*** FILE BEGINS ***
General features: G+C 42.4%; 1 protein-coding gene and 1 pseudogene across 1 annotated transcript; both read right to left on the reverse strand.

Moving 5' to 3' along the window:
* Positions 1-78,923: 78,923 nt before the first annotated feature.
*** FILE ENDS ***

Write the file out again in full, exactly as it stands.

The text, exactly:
General features: G+C 42.4%; 1 protein-coding gene and 1 pseudogene across 1 annotated transcript; both read right to left on the reverse strand.

Moving 5' to 3' along the window:
* Positions 1-78,923: 78,923 nt before the first annotated feature.